Emile Zola’s Portrait of Les Halles
"Zola made these notes for his 1872 novel, Le Ventre de Paris (The Belly of Paris). A friend and champion of the Impressionists, he modeled his character, the painter Claude Lantier, after Paul Cézanne, and in fact his preliminary notes resemble an artist’s sketchbook. Drawn to the ever-changing complexion of Les Halles, Zola recorded all that he saw with passion and precision. His character Lantier similarly spends hours wandering through the market’s pavilions, inspired by the intensity of his surroundings.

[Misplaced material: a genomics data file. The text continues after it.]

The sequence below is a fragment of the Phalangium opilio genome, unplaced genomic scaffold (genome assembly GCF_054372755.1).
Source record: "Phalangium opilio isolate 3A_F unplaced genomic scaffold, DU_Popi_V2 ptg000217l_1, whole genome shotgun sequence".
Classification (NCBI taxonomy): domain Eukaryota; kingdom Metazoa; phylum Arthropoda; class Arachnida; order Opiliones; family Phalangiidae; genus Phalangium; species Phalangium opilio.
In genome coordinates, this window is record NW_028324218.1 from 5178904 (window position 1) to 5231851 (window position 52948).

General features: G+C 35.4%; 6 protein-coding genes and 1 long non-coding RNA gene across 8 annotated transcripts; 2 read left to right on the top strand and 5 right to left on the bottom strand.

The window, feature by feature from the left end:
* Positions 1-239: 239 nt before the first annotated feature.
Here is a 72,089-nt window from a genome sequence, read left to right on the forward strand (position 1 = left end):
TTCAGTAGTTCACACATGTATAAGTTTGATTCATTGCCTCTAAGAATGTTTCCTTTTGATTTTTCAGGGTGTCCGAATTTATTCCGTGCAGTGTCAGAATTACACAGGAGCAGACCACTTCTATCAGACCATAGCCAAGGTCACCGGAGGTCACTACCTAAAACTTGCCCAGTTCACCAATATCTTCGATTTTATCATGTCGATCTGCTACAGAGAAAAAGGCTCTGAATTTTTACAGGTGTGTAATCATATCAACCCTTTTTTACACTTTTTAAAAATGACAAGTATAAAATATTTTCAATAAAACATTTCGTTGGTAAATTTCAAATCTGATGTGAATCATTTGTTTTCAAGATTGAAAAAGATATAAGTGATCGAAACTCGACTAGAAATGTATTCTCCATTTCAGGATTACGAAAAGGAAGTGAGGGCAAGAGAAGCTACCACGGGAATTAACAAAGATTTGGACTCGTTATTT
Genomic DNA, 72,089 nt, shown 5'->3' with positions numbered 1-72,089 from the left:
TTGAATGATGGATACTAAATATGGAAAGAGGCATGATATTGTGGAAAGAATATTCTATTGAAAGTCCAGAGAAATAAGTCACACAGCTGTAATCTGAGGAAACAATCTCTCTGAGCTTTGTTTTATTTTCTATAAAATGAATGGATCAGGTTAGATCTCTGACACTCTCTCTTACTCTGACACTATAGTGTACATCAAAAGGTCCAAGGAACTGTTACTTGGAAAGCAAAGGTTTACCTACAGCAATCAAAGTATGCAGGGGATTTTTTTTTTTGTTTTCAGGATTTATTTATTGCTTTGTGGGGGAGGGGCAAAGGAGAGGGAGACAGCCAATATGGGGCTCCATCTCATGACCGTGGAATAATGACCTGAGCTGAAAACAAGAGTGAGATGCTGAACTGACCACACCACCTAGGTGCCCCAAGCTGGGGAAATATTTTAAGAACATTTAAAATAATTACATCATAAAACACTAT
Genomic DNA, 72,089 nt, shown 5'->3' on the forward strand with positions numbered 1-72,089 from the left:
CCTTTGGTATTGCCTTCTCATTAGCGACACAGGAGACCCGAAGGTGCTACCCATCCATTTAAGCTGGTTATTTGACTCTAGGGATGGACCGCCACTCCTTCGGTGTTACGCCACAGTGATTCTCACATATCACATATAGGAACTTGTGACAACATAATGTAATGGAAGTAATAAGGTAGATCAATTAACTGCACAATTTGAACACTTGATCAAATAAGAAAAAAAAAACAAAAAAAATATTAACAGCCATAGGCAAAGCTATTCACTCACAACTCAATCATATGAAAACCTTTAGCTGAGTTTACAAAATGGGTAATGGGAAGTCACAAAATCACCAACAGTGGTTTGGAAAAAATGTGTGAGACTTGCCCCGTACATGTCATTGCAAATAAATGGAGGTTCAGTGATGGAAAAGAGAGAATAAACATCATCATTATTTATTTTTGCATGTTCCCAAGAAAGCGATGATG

Zola’s detailed descriptions of Les Halles make it clear why these vast central markets, which nourished Paris for over a century, loom so large in the imagination. Painters, poets, writers, and photographers were all drawn to Les Halles with its strikingly modern halls designed by the architect Victor Baltard. The pavilions comprising this “super” market, built in several phases during the mid-1800s, were constructed predominantly of cast iron, copper, and large expanses of glass. From before dawn until late afternoon, these imposing buildings furnished the city’s most sumptuously laid tables, as well as the rudimentary kitchens of the poor. They were filled with extraordinary life."